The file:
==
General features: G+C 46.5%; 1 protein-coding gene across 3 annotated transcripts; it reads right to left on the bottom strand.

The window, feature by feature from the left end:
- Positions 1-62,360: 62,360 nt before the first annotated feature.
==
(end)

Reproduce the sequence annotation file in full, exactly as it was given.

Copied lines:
General features: G+C 46.5%; 1 protein-coding gene across 3 annotated transcripts; it reads right to left on the bottom strand.

The window, feature by feature from the left end:
- Positions 1-62,360: 62,360 nt before the first annotated feature.